• Findings from a new study suggest that even people with mild COVID-19 may have chronic health problems that extend beyond the lungs.
• Experts say that there are obvious signs of kidney and heart disease that people should be aware of.
• Getting a vaccine is the best way to avoid getting COVID-19 and the potential for long-term side effects.
As more people are vaccinated, more and more of us are looking to the future at the end of the epidemic.
But for some people, the long-term problems of the virus will last after the epidemic is over.
Now, more than a year after the epidemic began, the scientific community is learning more about the long-term problems and the effects of COVID-19.
In a recent study published in the journal Nature Trusted Source, researchers found that people with serious illnesses at the beginning of their illness were at greater risk for long-term complications such as heart disease and kidney disease next to COVID-19.
According to a U.S. Department of Veterinary Database analysis, Drs. Ziyad Al-Aly, an assistant professor in medical school at Washington University in Saint Louis, examined the public health outcomes six months after receiving COVID-19.
They found that those infected were at higher risk for a number of conditions, including heart disease, diabetes, and kidney problems.
Worldwide there have been more than 149 million cases of COVID-19, and a study by Trust Source shows that about 10 percent – or 14.9 million people – will be considered the best, those who experience symptoms more than four weeks after the start of COVID – 19.
The effects of COVID-19 long-term exposure
Some people who have had COVID-19 may experience a number of conditions such as heart disease, diabetes, and kidney failure, in the future.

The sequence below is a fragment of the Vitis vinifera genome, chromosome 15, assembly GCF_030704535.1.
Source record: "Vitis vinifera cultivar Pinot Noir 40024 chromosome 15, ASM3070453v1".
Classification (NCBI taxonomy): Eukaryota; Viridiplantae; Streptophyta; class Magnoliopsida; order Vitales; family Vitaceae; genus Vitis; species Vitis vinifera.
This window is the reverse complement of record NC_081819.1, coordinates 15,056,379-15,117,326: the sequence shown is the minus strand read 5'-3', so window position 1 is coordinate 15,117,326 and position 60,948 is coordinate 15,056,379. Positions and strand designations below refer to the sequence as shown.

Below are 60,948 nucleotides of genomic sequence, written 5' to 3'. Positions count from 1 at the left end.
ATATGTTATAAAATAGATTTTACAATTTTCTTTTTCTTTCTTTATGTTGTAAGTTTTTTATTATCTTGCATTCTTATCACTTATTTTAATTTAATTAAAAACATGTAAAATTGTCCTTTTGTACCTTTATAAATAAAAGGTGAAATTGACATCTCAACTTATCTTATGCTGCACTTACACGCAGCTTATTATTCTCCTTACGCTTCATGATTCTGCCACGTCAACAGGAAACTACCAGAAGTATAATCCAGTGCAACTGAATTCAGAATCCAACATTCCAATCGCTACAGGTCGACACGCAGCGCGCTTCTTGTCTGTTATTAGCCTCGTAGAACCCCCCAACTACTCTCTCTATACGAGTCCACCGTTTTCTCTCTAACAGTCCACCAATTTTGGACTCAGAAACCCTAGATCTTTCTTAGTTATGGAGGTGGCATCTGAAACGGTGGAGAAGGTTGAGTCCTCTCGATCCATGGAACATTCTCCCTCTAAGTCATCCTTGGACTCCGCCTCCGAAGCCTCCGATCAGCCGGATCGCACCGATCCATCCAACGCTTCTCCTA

While the exact cause and link between COVID-19 and long-term complications is unknown at this time, some experts suggest that it may be the result of viral inflammation, or perhaps a manifestation of the underlying condition.
“There are many ways to interpret this finding,” said Drs. Michael Goyfman, director of cardiology at clinics in Long Island Jewish Forest Hills in Queens, New York.
“The first is that COVID-19 has directly led to these various health effects due to inflammation caused by the virus, the body’s response to infection through the immune system, etc.,” explains Gofman.
“One theory is that these patients were ill in some way, so the people who had the worst effect on COVID were those who already had these conditions, and perhaps their COVID hospitalization was just the first sign of their problems,” Goyfman said.
Although COVID-19 has a profound effect on the lungs, in a connected body condition, it is not unreasonable to detect metabolic, cardiovascular, musculoskeletal, and neurological disorders adjacent to the disease.
Signs to look out for
While there are a few symptoms to look out for, heart disease, kidney disease and diabetes, here are a few important things you should know:
• chest pain
• pain or pressure that spreads to the arm (right or left)
• sweating for no apparent reason
• an abnormal heartbeat
• fatigue that comes easily
• the need to urinate frequently
• ***** that is foam or ******
• Swollen ankles and feet
• dry and itchy skin
• weight loss or anorexia
• Excessive thirst for no reason
• numbness or tingling in the hands or feet
• severe famine
• persistent fatigue
• frequent urination
Who is at risk?
At this point, health professionals are not sure who will have the symptoms of long-term pain and who will not.
Some people who only had a minor illness will still be at risk of having long-term side effects.
At the moment, the best bet is to protect yourself from getting vaccinated – even if you already have COVID-19.
The vaccine will probably protect you from re-infection with a disease or a different risk of infection.
“The best practice for preventing COVID complications remains a vaccine. Vaccines have been shown to prevent serious COVID infections and to protect people who may have been infected in the past from becoming infected due to new strains of the virus, ”said Dr. New York Hospital.
These new findings do not imply that everyone will experience the long-term side effects of COVID-19, but that even people with a minor illness may have lasting effects beyond the lungs.
Heart disease, diabetes, and kidney problems are all possible for those who have had COVID-19.
According to Gut, “Although much about COVID’s long-term problems is still unclear, I am confident that over time, we will come up with better strategies and strategies for those experiencing the remaining health problems.”